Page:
Every crime scene tells a story. Some keep you awake at night. Others haunt your dreams. The grisly display homicide cop Jane Rizzoli finds in Boston's Chinatown will do both.
In the murky shadows of an alley lies a female's severed hand. On the tenement rooftop above is the corpse belonging to that hand, a red-haired woman dressed all in black, her head nearly severed. Two strands of silver hair -- not human -- cling to her body. They are Rizzoli's only clues, but they're enough for her and medical examiner Maura Isles to make the startling discovery: that this violent death had a chilling prequel.
Nineteen years earlier, a horrifying murder-suicide in a Chinatown restaurant left five people dead. But one woman connected to that massacre is still alive: a mysterious martial arts master who knows a secret she dares not tell, a secret that lives and breathes in the shadows of Chinatown. A secret that may not even be human. Now she's the target of someone, or something, deeply and relentlessly evil.
Cracking a crime resonating with bone-chilling echoes of an ancient Chinese legend, Rizzoli and Isles must outwit an unseen enemy with centuries of cunning -- and a swift, avenging blade.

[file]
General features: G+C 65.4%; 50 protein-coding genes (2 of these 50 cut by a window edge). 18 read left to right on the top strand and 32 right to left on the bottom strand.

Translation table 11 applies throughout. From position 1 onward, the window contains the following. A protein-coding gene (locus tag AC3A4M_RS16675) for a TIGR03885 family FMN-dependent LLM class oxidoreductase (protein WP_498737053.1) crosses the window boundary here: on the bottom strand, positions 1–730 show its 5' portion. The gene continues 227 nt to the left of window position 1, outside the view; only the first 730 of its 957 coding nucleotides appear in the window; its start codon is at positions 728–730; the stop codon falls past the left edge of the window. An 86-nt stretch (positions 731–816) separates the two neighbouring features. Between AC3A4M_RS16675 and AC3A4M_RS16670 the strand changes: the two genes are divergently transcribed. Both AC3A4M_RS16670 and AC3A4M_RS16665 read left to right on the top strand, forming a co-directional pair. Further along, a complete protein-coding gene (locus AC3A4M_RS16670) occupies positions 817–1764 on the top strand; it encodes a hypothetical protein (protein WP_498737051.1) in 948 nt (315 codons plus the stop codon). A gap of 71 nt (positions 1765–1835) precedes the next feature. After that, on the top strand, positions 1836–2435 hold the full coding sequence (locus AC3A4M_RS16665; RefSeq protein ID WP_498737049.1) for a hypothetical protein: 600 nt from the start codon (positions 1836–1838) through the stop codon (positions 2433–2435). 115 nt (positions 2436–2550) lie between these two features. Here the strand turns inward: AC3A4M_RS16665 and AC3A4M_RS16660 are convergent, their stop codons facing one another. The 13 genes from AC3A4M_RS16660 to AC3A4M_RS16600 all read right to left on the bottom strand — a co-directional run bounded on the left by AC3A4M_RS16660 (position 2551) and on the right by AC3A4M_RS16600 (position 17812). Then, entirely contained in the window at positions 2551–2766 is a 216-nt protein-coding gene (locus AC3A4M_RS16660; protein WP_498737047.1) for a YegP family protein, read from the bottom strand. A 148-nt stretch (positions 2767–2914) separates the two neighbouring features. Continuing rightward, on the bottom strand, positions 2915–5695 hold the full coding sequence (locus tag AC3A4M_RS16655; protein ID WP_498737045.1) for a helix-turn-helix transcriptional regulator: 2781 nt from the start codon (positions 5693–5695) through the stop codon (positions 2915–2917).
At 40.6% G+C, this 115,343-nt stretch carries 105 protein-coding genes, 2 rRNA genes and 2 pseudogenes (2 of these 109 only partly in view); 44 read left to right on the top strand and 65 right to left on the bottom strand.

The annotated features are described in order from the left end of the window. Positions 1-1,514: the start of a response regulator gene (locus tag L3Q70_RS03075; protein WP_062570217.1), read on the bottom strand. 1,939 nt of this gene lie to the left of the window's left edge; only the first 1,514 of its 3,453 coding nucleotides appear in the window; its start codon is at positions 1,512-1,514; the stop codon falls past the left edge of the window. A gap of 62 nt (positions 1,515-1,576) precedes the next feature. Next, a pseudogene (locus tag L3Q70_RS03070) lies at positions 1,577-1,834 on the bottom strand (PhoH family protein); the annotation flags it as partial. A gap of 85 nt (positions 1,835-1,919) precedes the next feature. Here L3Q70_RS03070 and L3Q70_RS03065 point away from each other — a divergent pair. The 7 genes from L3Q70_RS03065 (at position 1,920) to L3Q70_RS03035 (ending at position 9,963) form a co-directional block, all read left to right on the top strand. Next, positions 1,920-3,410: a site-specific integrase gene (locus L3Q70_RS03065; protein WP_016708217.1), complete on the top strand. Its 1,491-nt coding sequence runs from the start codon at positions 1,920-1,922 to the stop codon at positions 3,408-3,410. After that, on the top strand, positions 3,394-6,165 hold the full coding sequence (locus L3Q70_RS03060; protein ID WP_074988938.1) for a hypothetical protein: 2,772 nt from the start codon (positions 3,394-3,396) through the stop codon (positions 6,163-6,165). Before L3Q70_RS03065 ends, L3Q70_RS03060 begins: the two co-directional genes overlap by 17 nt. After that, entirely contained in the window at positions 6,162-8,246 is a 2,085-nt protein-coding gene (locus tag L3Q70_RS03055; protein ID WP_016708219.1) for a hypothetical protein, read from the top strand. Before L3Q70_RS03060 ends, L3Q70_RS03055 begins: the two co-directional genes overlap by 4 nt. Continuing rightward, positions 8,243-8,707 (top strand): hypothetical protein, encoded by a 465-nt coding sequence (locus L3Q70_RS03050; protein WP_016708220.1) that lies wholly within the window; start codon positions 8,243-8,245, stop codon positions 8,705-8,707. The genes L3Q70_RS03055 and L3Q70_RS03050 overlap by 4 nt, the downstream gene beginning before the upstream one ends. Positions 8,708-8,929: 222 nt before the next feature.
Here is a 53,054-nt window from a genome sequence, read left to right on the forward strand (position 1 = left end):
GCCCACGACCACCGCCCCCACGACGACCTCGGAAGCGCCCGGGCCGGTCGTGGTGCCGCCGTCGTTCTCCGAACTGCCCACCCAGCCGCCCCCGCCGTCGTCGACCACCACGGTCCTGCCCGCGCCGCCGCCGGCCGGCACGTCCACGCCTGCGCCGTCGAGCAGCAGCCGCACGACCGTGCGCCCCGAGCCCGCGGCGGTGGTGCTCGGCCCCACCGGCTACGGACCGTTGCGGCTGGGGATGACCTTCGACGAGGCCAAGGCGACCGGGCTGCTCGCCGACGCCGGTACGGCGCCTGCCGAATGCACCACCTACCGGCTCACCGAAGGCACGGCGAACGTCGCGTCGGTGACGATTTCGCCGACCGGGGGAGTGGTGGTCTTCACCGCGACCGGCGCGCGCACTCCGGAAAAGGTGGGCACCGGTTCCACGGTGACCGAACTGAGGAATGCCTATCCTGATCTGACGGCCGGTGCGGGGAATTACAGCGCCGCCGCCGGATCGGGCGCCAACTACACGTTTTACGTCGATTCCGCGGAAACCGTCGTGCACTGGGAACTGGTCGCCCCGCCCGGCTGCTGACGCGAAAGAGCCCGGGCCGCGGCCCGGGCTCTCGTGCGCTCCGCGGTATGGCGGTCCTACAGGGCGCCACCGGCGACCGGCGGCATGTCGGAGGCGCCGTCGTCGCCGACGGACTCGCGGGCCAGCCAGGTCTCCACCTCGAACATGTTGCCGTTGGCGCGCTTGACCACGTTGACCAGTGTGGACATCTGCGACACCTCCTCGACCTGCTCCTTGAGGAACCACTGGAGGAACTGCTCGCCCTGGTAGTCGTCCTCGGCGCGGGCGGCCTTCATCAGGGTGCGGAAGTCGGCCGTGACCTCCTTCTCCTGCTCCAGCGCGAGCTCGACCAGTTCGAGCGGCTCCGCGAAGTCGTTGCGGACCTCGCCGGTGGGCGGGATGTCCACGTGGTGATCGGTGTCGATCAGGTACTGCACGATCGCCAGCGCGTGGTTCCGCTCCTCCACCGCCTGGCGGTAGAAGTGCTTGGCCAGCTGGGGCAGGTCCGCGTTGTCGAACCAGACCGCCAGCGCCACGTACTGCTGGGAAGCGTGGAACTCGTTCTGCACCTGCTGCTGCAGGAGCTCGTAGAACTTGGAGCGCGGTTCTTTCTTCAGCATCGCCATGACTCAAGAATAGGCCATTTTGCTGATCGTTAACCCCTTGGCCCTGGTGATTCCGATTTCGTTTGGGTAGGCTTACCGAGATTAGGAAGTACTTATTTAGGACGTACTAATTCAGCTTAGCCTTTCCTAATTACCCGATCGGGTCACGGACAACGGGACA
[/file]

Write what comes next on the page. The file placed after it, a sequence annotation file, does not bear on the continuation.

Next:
Comment: Another book by this amazing author. She writes my favorite suspense books...I've repeated myself many times but this is it.
In this new book in the adventures of Rizzoli and Isles, they come across a crime in Chinatown. There's legends and stories around the plot based on that and the author has written a note in the end of the book saying it's a kind of homage to her mother's side of the family.
There was a awful murder-suicide in one restaurant in Chinatown 19 years ago and now a young Caucasian woman is found without her hand and she has a address in her pocket directing her to Chinatown. These two things don't have an apparent connection but because of a missing girl, we realize, chapter after chapter, that they do.
I loved the book. This author always delivers a good and solid story. Something we can follow and appreciate and with scenes from the lives of the two protagonists in there just to make the story more familiar, more realistic.
I like this because this makes Jane and Maura more human, more emotional and we can relate to them or at least to what they are faced against in their private lives. Jane has her parents divorce and Maura her posture as a professional threatened because a cop killed someone and she states facts when cops want recognition. It's a hard dilemma to go through but sometimes your conscience rules.
The story is very interesting and as always, evolves slowly but grows in intensity towards the end, which can be a bit predictable this time, but still amazingly nonetheless. You see there's two mysteries for the reader to investigate in the book: one of them is like I said, a bit predictable and the other one, like she always does, it's a surprise. The author does deliver.
I can't wait to read another book by Gerritsen, I hope it won't take very long...